Golf Course Accessibility Across the Globe
Golf is often thought of as an elitist sport. The perception that it is expensive and exclusive fuels this and to a certain extent, these perceptions are true. High-end courses can be very expensive. Compared to other major sports around the world, which are commonly organized by schools or municipalities and played in public places without a membership, golf can be exclusive. However, many courses are reasonably priced, particularly if you look at the cost on a per-hour basis compared to other sports and activities. Even the exclusivity of golf is a bit of an unfair perception. It really depends on where you are located. For example, the vast majority of courses in Great Britain, Ireland, Australia, and New Zealand are open for anyone to play. Exclusivity in golf is really only present in North America. The chart below shows the percentage of courses open to the public as well as the percentage of top-ranked courses by a major publication* that are open to the public. We also break down the most accessible and exclusive regions in the world at the conclusion of this article.
100% of the courses ranked as best in Australia by a major U.S. publication are open to the public, compared to only 21% in the United States.
It may be that these perceptions are more prevalent to me because I am based in the United States. I asked a friend from England about how locals perceive golf and was told the sport has made strides in the last few decades. While it was perceived as elitist, this is no longer the case these days since golf in England is on the whole is very affordable and accessible. While there are some astronomically expensive and exclusive clubs in England, the majority charge no more than £1000 per year for full seven-day membership. Many even allow visitors at fairly reasonable prices. Per the above chart, 94% of the top ranked courses* in England are open to the public!
The U.S. may just be a few decades behind other countries when it comes to accessibility, and we hope it will get there. The opportunities to play top-ranked private clubs are becoming increasingly available. Charity auctions, golf societies/communities, and reciprocal networks are all avenues for access. The Golfers Journal and Fried Egg have a total of eight private courses ranked in the top-100 on their 2023 event calendars, including Prairie Dunes, Sleepy Hollow, White Bear Yacht Club, and Kingsley Club. Much of the access to private clubs in the United States are handled by these third parties, unlike in other countries where many clubs follow the semi-private model and bookings are made directly through the club. In the UK, the majority of clubs in our database are semi-private.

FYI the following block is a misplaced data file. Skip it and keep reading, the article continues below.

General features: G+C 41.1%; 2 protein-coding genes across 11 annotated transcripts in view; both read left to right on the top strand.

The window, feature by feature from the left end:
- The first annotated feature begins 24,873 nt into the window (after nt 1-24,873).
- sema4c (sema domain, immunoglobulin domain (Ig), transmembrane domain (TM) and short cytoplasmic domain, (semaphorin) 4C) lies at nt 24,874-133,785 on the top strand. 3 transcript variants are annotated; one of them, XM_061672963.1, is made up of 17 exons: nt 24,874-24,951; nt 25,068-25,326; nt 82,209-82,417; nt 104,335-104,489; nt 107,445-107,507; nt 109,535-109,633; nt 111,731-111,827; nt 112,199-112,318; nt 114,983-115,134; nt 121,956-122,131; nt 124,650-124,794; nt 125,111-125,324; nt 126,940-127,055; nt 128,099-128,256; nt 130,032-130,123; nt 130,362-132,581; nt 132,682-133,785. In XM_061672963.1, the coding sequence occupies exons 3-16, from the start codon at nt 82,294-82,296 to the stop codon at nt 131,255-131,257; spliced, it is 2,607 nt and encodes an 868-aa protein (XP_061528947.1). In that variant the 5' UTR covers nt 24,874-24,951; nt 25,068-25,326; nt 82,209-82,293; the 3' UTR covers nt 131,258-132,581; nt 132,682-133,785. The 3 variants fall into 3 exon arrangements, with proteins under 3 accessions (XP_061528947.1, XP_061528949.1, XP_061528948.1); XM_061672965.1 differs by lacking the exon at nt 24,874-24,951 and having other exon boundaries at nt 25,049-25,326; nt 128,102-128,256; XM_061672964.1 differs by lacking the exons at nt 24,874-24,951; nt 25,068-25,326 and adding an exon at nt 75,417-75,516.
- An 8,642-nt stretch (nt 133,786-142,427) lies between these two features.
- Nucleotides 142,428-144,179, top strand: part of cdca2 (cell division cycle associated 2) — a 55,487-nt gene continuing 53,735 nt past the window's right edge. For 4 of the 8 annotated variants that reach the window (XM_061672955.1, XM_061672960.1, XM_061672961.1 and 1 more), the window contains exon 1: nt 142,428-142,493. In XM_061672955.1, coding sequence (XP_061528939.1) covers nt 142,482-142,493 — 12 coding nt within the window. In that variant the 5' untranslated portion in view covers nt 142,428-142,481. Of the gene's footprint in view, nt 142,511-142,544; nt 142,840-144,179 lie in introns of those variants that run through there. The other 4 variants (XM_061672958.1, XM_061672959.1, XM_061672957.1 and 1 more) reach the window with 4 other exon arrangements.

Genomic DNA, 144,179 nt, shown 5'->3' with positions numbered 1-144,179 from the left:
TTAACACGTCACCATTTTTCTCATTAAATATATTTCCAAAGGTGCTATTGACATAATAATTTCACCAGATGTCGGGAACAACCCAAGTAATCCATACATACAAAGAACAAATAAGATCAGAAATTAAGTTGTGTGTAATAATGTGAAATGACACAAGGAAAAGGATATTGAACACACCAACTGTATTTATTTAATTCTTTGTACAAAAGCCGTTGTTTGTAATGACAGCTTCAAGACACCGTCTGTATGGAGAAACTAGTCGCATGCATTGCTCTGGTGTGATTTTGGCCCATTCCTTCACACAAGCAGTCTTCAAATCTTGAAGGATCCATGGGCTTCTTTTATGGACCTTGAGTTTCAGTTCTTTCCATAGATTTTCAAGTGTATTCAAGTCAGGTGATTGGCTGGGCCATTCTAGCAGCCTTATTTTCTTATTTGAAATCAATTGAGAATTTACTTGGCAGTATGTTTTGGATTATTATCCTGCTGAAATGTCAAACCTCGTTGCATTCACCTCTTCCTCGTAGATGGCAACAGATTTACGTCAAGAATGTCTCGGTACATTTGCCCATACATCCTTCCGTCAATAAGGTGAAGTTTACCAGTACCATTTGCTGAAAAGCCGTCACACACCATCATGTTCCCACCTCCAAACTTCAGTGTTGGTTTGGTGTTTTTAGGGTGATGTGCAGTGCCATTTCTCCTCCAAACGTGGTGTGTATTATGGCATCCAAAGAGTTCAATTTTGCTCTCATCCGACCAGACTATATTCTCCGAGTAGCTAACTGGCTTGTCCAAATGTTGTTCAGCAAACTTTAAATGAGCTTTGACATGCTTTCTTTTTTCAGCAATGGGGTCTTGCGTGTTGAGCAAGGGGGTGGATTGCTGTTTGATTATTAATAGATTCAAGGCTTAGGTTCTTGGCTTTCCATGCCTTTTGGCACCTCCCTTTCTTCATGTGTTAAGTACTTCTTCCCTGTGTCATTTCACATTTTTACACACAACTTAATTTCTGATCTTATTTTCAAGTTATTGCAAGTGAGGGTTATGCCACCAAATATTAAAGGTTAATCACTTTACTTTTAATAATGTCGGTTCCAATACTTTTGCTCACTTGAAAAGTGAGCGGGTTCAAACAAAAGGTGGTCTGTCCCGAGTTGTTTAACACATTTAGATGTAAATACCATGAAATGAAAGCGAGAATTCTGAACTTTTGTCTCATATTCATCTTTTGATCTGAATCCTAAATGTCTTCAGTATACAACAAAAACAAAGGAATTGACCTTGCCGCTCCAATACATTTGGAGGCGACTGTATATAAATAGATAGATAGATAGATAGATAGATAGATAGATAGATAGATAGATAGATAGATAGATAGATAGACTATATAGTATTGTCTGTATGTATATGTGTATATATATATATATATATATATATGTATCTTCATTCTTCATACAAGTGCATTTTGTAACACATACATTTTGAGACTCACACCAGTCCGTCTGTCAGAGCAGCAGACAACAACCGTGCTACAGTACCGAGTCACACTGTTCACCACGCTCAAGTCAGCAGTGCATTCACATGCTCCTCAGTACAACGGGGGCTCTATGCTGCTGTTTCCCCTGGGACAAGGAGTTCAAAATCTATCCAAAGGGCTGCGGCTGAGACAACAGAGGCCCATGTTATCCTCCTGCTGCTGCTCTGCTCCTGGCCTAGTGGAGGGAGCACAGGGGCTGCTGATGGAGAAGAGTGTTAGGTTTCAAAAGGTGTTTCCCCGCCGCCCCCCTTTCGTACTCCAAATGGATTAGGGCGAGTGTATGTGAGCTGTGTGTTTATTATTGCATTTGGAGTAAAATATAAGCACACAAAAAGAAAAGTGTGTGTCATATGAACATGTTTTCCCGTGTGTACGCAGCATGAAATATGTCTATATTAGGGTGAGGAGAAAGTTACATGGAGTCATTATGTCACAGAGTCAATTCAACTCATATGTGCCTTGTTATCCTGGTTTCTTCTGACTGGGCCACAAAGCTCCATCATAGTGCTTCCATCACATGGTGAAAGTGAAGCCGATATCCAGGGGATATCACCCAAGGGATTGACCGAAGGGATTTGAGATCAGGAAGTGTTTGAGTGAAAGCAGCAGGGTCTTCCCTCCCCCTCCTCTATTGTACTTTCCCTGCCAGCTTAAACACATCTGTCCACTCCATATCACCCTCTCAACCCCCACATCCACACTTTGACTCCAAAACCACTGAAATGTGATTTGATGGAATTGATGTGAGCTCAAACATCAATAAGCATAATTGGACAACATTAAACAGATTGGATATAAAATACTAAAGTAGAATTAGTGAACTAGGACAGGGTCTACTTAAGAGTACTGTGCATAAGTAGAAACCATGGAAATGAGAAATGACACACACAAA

Countries currently on the Open Links website ranked from most accessible to least accessible. The semi-private model is prevalent in Great Britain and Ireland, making the best courses in those countries accessible to the public. We plan to expand our coverage more internationally and will update this study in time.
Prairie Dunes is a top-ranked private course in Kansas that is on both The Fried Egg and Golfers Journal event calendars in 2023. Photo: Golf Magazine
As you can see above, the semi-private model has not taken off in the U.S. compared to other countries. In the U.S., rounds at private clubs are still being played at record numbers post-Covid so many clubs do need to open their doors to the public. It will be interesting to see how long the post-Covid golf boom lasts in the U.S. and, if it starts to die down with the looming recession, how many more private clubs will move to the semi-private model.
While third parties are helping thaw out exclusivity in the U.S., a larger shift to the semi-private model will need to be adopted in order to move the U.S. in line with other countries when it comes to accessibility. Less than 25% of the top-ranked courses* in the U.S. are accessible to the public. Increasing accessibility in the U.S. would help diminish some of the negative perceptions of the game and encourage new players to take up the game.
Minimum of 20 courses in the Open Links database
Open Links Website
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